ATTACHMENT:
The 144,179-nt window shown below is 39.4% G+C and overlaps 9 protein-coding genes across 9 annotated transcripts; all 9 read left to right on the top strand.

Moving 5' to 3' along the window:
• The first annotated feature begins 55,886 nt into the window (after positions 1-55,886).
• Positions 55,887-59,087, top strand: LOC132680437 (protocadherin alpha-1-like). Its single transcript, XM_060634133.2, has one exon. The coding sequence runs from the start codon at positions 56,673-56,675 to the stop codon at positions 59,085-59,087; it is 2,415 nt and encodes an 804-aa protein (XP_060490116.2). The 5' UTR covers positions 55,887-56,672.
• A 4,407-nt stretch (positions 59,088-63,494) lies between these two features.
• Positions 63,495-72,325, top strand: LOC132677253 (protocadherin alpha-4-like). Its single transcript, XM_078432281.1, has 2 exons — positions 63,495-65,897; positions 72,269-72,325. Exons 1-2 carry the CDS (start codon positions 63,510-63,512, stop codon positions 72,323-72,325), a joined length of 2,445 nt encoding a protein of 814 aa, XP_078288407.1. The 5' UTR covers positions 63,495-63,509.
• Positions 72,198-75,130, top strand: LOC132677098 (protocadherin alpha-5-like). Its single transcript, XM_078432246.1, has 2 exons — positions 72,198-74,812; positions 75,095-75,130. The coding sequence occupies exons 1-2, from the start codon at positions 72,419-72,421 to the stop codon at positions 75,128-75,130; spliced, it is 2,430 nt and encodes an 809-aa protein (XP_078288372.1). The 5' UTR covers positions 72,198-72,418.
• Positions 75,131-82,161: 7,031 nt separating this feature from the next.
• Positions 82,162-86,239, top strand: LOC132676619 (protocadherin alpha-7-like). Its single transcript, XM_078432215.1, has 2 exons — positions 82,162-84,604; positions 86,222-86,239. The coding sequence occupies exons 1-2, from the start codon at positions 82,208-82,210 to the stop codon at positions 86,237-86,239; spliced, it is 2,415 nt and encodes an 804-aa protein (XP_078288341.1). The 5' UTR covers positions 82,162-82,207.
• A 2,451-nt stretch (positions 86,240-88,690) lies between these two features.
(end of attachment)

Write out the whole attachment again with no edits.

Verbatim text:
The 144,179-nt window shown below is 39.4% G+C and overlaps 9 protein-coding genes across 9 annotated transcripts; all 9 read left to right on the top strand.

Moving 5' to 3' along the window:
• The first annotated feature begins 55,886 nt into the window (after positions 1-55,886).
• Positions 55,887-59,087, top strand: LOC132680437 (protocadherin alpha-1-like). Its single transcript, XM_060634133.2, has one exon. The coding sequence runs from the start codon at positions 56,673-56,675 to the stop codon at positions 59,085-59,087; it is 2,415 nt and encodes an 804-aa protein (XP_060490116.2). The 5' UTR covers positions 55,887-56,672.
• A 4,407-nt stretch (positions 59,088-63,494) lies between these two features.
• Positions 63,495-72,325, top strand: LOC132677253 (protocadherin alpha-4-like). Its single transcript, XM_078432281.1, has 2 exons — positions 63,495-65,897; positions 72,269-72,325. Exons 1-2 carry the CDS (start codon positions 63,510-63,512, stop codon positions 72,323-72,325), a joined length of 2,445 nt encoding a protein of 814 aa, XP_078288407.1. The 5' UTR covers positions 63,495-63,509.
• Positions 72,198-75,130, top strand: LOC132677098 (protocadherin alpha-5-like). Its single transcript, XM_078432246.1, has 2 exons — positions 72,198-74,812; positions 75,095-75,130. The coding sequence occupies exons 1-2, from the start codon at positions 72,419-72,421 to the stop codon at positions 75,128-75,130; spliced, it is 2,430 nt and encodes an 809-aa protein (XP_078288372.1). The 5' UTR covers positions 72,198-72,418.
• Positions 75,131-82,161: 7,031 nt separating this feature from the next.
• Positions 82,162-86,239, top strand: LOC132676619 (protocadherin alpha-7-like). Its single transcript, XM_078432215.1, has 2 exons — positions 82,162-84,604; positions 86,222-86,239. The coding sequence occupies exons 1-2, from the start codon at positions 82,208-82,210 to the stop codon at positions 86,237-86,239; spliced, it is 2,415 nt and encodes an 804-aa protein (XP_078288341.1). The 5' UTR covers positions 82,162-82,207.
• A 2,451-nt stretch (positions 86,240-88,690) lies between these two features.